Background checks are supposed to be conducted lawfully in accordance with FCRA guidelines. As mentioned above, background checks must be authorized by the subject. They should also withhold information such as a person’s medical information and refrain from using background check information like race, religion, genetics, age, sex, national origin, etc. to discriminate candidates.  There are protections to ensure background checks aren’t conducted illegally or misused; however, some employers don’t follow the rules. When background checks are conducted “by the book,” they serve the interest of all parties perfectly.
Are background checks accurate?
Information present in background checks can vary in regards to accuracy. There are many cheap consumer services today that yield inaccurate results. Accuracy is, therefore determined by the resource used to come up with the information. As mentioned above, background check errors can also occur because of inaccurate legal reports filed in courts or because of normal court delays. To improve accuracy, you can run your own background check to see if the information you gather is accurate.
How will I know if I passed my background check?
Under FCRA rules, employers are legally obligated to follow some steps before disqualifying a person from a job opportunity because of information acquired from background checks. First and foremost, employers must offer let unsuccessful applicants know they haven’t passed their background check by issuing a formal letter (pre-adverse action letter). They also need to surrender a copy of the background check report and a copy of an applicant’s rights. If the employer is based in California, they must issue a state statement of consumer rights.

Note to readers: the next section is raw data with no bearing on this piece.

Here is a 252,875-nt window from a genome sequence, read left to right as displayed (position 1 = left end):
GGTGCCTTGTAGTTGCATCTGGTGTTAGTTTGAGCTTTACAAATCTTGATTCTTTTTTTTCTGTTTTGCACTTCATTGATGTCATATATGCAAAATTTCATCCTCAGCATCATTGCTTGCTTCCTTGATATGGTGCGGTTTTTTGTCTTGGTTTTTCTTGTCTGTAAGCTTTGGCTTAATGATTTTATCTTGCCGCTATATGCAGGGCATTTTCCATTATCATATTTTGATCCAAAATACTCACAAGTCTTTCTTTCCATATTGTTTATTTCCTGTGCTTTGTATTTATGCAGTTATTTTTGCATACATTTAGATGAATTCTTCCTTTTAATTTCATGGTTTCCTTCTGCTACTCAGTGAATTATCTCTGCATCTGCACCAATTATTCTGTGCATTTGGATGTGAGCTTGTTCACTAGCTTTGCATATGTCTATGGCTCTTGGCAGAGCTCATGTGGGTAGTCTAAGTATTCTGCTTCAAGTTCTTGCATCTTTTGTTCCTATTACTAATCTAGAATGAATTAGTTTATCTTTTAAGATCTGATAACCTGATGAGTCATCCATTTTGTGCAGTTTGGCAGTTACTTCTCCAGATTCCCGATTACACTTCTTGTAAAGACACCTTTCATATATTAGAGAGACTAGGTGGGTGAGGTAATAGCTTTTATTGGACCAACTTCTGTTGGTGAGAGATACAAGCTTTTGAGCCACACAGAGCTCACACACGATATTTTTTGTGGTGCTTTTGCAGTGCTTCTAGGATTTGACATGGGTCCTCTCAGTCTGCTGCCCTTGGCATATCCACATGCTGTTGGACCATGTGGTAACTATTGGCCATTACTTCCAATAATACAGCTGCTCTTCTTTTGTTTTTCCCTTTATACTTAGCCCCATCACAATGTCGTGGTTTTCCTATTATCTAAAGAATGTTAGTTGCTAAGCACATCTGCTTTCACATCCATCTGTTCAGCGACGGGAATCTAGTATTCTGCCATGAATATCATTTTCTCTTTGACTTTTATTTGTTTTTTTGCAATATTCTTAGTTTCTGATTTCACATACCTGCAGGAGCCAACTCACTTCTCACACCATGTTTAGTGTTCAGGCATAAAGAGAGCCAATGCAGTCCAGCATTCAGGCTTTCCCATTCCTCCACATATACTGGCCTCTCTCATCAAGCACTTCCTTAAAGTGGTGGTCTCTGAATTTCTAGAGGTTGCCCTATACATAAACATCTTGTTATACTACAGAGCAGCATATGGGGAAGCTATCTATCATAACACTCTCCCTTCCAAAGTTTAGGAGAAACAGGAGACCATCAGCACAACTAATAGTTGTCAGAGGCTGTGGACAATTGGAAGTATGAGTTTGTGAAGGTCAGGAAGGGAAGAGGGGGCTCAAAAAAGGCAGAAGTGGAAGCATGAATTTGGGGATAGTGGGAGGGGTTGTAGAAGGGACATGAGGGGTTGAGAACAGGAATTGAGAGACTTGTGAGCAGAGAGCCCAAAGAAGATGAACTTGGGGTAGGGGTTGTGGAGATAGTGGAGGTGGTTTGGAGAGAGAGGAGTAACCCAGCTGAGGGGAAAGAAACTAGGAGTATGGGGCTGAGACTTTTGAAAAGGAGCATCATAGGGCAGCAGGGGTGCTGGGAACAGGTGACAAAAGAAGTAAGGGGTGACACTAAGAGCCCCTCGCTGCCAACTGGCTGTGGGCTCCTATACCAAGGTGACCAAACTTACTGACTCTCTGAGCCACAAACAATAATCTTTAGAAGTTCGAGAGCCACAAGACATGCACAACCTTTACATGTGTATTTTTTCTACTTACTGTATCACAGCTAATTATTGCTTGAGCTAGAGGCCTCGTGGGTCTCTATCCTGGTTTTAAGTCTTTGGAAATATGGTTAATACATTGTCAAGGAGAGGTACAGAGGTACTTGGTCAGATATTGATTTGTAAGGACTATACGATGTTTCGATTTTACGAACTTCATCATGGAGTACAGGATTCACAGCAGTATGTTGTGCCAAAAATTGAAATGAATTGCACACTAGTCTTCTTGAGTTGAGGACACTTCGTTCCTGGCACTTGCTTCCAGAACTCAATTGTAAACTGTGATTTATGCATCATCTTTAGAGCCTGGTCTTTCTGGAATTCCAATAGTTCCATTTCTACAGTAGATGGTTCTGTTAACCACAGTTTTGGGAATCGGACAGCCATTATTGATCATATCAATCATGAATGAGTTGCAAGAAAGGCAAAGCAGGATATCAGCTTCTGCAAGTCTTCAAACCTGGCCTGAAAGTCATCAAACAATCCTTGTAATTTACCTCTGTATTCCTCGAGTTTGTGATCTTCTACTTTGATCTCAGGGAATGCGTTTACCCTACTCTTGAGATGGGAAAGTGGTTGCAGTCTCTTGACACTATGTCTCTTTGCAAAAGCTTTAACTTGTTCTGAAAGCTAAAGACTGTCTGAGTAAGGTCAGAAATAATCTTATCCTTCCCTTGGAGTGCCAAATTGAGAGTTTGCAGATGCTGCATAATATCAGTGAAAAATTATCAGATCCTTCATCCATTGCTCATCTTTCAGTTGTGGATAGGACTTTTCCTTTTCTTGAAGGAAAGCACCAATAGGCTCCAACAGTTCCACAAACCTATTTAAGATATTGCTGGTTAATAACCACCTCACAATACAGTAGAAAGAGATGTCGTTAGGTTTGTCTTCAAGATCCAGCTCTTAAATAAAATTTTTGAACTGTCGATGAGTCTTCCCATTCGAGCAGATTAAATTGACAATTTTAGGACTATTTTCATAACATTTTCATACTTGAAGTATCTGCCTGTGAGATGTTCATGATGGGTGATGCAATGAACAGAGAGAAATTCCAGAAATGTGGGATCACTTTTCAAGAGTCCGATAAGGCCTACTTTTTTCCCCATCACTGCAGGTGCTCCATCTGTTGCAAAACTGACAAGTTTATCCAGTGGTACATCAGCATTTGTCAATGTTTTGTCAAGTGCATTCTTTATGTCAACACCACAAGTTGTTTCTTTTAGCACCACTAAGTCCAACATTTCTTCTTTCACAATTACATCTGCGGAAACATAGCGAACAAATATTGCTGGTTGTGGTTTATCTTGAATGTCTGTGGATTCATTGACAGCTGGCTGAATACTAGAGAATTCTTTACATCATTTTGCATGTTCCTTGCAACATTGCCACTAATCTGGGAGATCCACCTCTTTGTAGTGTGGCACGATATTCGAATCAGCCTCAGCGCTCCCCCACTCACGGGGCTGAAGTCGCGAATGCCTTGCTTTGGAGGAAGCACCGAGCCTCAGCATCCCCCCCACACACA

You have 3 to 5 business days to dispute and/or resolve negative information contained in your background check report. Pre-adverse action letters must contain, CRA details (name, phone number, and address) so that applicants can get dispute and/resolve negative information fast and easily. If the 3 to 5 days deadline passes without initiating a dispute process, you are no longer considered for employment. An adverse action letter is issued to conclude the process.
What is a level 2 background check?
The FDLE (Florida Department of Law Enforcement) defines a level 2 background check as a fingerprint-based background check that applies to employees holding positions of trust or responsibility. A level 2 check is more in-depth and includes fingerprint-based searches spanning national FBI, the FDLE and county criminal records via local courts and law enforcement agencies. 
Requirements for a level 2 background check
State level 2 checks require a name request and a fingerprint card. National Level 2 checks have the following requirements;
Fingerprints of the individual being searched. The individual being searched must also agree to the terms and conditions that have been set by the FBI. Fingerprinting must also be via the state repository initially and not against public policy. Lastly, the information should be received by a government institution, not private entities.
Cost of a level 2 background check
The cost of level 2 checks varies depending on factors such as; who is being searched and who is submitting the search. The cost ranges between $0 and $36. Cost includes State and Federal costs.